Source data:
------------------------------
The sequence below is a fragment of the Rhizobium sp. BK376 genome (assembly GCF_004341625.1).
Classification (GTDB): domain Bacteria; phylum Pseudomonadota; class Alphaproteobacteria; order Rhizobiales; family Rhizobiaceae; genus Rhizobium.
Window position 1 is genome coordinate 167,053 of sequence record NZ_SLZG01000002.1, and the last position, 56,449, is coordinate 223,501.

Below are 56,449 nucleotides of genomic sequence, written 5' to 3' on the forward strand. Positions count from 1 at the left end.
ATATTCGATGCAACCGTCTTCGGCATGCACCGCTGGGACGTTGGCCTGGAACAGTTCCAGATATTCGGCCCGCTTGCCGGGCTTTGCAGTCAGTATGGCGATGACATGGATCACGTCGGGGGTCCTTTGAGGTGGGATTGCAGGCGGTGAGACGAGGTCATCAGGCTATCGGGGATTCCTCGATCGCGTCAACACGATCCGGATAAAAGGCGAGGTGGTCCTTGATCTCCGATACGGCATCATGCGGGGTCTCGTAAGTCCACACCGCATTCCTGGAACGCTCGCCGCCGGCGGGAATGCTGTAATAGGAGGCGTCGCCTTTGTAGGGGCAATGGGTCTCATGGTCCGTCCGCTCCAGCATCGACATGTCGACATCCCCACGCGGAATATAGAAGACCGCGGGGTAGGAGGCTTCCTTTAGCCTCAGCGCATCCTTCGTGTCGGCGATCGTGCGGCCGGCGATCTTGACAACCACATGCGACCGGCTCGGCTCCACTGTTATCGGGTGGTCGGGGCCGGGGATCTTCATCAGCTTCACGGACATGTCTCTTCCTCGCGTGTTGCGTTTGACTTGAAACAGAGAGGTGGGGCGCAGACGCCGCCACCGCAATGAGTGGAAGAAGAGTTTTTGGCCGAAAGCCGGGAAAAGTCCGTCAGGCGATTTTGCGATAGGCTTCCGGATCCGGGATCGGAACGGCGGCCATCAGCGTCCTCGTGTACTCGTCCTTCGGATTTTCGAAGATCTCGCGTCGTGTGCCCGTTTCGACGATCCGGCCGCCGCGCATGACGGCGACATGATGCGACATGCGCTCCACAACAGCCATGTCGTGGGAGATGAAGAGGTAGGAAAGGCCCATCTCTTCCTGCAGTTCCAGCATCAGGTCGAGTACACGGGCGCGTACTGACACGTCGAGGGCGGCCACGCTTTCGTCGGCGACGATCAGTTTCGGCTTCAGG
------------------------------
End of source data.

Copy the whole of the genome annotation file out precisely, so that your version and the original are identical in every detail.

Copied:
The sequence below is a fragment of the Rhizobium sp. BK376 genome (assembly GCF_004341625.1).
Classification (GTDB): domain Bacteria; phylum Pseudomonadota; class Alphaproteobacteria; order Rhizobiales; family Rhizobiaceae; genus Rhizobium.
Window position 1 is genome coordinate 167,053 of sequence record NZ_SLZG01000002.1, and the last position, 56,449, is coordinate 223,501.

Below are 56,449 nucleotides of genomic sequence, written 5' to 3' on the forward strand. Positions count from 1 at the left end.
ATATTCGATGCAACCGTCTTCGGCATGCACCGCTGGGACGTTGGCCTGGAACAGTTCCAGATATTCGGCCCGCTTGCCGGGCTTTGCAGTCAGTATGGCGATGACATGGATCACGTCGGGGGTCCTTTGAGGTGGGATTGCAGGCGGTGAGACGAGGTCATCAGGCTATCGGGGATTCCTCGATCGCGTCAACACGATCCGGATAAAAGGCGAGGTGGTCCTTGATCTCCGATACGGCATCATGCGGGGTCTCGTAAGTCCACACCGCATTCCTGGAACGCTCGCCGCCGGCGGGAATGCTGTAATAGGAGGCGTCGCCTTTGTAGGGGCAATGGGTCTCATGGTCCGTCCGCTCCAGCATCGACATGTCGACATCCCCACGCGGAATATAGAAGACCGCGGGGTAGGAGGCTTCCTTTAGCCTCAGCGCATCCTTCGTGTCGGCGATCGTGCGGCCGGCGATCTTGACAACCACATGCGACCGGCTCGGCTCCACTGTTATCGGGTGGTCGGGGCCGGGGATCTTCATCAGCTTCACGGACATGTCTCTTCCTCGCGTGTTGCGTTTGACTTGAAACAGAGAGGTGGGGCGCAGACGCCGCCACCGCAATGAGTGGAAGAAGAGTTTTTGGCCGAAAGCCGGGAAAAGTCCGTCAGGCGATTTTGCGATAGGCTTCCGGATCCGGGATCGGAACGGCGGCCATCAGCGTCCTCGTGTACTCGTCCTTCGGATTTTCGAAGATCTCGCGTCGTGTGCCCGTTTCGACGATCCGGCCGCCGCGCATGACGGCGACATGATGCGACATGCGCTCCACAACAGCCATGTCGTGGGAGATGAAGAGGTAGGAAAGGCCCATCTCTTCCTGCAGTTCCAGCATCAGGTCGAGTACACGGGCGCGTACTGACACGTCGAGGGCGGCCACGCTTTCGTCGGCGACGATCAGTTTCGGCTTCAGG